Cosby Affair: Fire, Aim, Ready?

Bill Cosby Media Victim

Edward Wasserman: The Cosby affair is different. There is no higher court here. Whether it’s because victims were too scared, police were too timid, laws were too weak, plaintiffs too willing to settle, or evidence too thin—the judicial system is by now largely irrelevant.

The New Republic Dies: Who Will Notice?

The New Republic Dies

Randy Shaw: Based on the massive coverage in the New York Times and the volume of tweets from journalists, one would think that the very fabric of national political debate has been torn asunder.

This Time, “Free Speech” Cannot Prevail

Facebook Violence Threats

Laura Finley: Although free speech is an important human right, decades of knowledge about the cycle of domestic violence and warning signs of potentially lethal behavior should indeed prompt the Court to rule against Elonis.

As Vietnam Evolves

Vietnam Evolves

Jim Rhodes: The one striking difference between American news coverage of Obama and Vietnamese news coverage of Obama is that there seems to be more complete and unbiased coverage of the President here in Hanoi.

Is Fox News the Smartest Journalism Ever?

Fox News Best Ever

Reece Peck: Why do we see the same century-old rationales being used to distinguish “good” journalism from “bad”? The answer to this question lies in the class tensions that have surrounded the commercial news industry in America since its inception.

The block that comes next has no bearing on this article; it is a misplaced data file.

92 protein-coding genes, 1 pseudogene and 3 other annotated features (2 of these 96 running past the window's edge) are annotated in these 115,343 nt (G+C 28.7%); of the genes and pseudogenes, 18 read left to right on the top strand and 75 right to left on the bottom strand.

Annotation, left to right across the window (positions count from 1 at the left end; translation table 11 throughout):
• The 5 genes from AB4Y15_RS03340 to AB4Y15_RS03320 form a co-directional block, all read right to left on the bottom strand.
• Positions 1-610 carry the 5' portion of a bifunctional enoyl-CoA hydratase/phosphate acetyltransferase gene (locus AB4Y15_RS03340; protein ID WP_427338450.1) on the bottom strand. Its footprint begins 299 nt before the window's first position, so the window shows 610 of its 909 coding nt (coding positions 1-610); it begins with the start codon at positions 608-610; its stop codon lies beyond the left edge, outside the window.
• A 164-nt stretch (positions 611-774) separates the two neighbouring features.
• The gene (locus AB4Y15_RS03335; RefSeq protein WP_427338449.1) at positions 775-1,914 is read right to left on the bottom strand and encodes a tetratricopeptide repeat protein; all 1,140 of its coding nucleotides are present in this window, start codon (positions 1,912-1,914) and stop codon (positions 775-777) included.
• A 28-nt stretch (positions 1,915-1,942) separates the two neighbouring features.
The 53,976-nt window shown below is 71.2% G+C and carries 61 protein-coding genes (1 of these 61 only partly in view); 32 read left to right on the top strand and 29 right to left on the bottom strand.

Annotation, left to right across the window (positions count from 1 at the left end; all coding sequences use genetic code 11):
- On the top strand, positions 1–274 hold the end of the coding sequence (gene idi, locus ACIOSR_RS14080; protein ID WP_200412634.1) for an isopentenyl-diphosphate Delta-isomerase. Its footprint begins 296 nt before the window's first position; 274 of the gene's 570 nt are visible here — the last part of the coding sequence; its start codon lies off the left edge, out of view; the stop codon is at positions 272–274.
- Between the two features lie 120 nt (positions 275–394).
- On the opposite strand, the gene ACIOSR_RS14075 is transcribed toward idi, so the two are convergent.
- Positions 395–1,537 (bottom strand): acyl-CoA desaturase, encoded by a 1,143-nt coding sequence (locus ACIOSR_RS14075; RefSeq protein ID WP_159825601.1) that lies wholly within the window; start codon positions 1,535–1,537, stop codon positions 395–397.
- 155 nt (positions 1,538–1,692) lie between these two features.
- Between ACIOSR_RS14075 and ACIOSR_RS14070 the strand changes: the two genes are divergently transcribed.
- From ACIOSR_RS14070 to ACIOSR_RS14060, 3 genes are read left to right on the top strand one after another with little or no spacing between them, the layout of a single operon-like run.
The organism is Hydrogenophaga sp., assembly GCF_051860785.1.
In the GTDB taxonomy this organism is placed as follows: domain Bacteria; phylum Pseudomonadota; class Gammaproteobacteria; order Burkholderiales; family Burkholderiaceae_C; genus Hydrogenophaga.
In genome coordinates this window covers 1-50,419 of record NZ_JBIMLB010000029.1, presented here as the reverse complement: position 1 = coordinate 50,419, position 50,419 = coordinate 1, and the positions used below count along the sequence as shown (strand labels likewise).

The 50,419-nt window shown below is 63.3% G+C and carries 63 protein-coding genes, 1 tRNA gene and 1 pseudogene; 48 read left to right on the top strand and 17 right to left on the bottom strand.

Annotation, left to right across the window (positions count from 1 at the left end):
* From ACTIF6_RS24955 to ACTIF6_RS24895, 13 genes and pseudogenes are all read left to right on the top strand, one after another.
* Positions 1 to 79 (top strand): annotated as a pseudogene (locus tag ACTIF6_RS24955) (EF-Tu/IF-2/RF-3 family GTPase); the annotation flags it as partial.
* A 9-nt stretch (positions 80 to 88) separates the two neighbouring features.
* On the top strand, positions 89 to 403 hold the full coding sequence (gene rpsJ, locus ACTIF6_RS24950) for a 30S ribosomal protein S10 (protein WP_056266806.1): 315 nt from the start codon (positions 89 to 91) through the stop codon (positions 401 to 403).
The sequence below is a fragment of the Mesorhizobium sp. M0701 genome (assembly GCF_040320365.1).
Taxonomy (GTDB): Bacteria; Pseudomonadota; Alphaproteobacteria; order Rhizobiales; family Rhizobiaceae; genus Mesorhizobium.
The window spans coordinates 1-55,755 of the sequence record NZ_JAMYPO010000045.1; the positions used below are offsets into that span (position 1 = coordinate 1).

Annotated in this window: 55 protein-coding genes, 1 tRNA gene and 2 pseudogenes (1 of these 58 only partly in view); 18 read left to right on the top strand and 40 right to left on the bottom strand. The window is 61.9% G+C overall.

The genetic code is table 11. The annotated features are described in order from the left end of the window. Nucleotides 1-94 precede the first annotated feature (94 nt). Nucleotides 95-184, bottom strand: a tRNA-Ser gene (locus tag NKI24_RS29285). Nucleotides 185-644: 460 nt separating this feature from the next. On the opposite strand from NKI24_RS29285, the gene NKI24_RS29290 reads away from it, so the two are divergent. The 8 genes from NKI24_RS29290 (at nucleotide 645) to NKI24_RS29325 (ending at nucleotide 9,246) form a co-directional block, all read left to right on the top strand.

The Real Partisan Divide

Fox Fuels Partisan Divide

Steve Hochstadt: Liberals and conservatives absorb different information about the world. Liberals get their news mainly from CNN, National Public Radio, the New York Times, and MSNBC. Conservatives overwhelmingly favor FOX News.

Getting a Grip on Ebola

Ebola Hysteria Grows

Robert Reich: The real crisis is the hysteria over Ebola that’s being fed by media outlets seeking sensationalism and politicians posturing for the midterm elections.

The Gary Webb Story: Still Killing the Messenger

Kill The Messenger

Joseph Palermo: Kill the Messenger tells the story of San Jose Mercury-News reporter Gary Webb who uncovered what appeared to be the story of the decade: people associated with a US-backed mercenary army had become international drug traffickers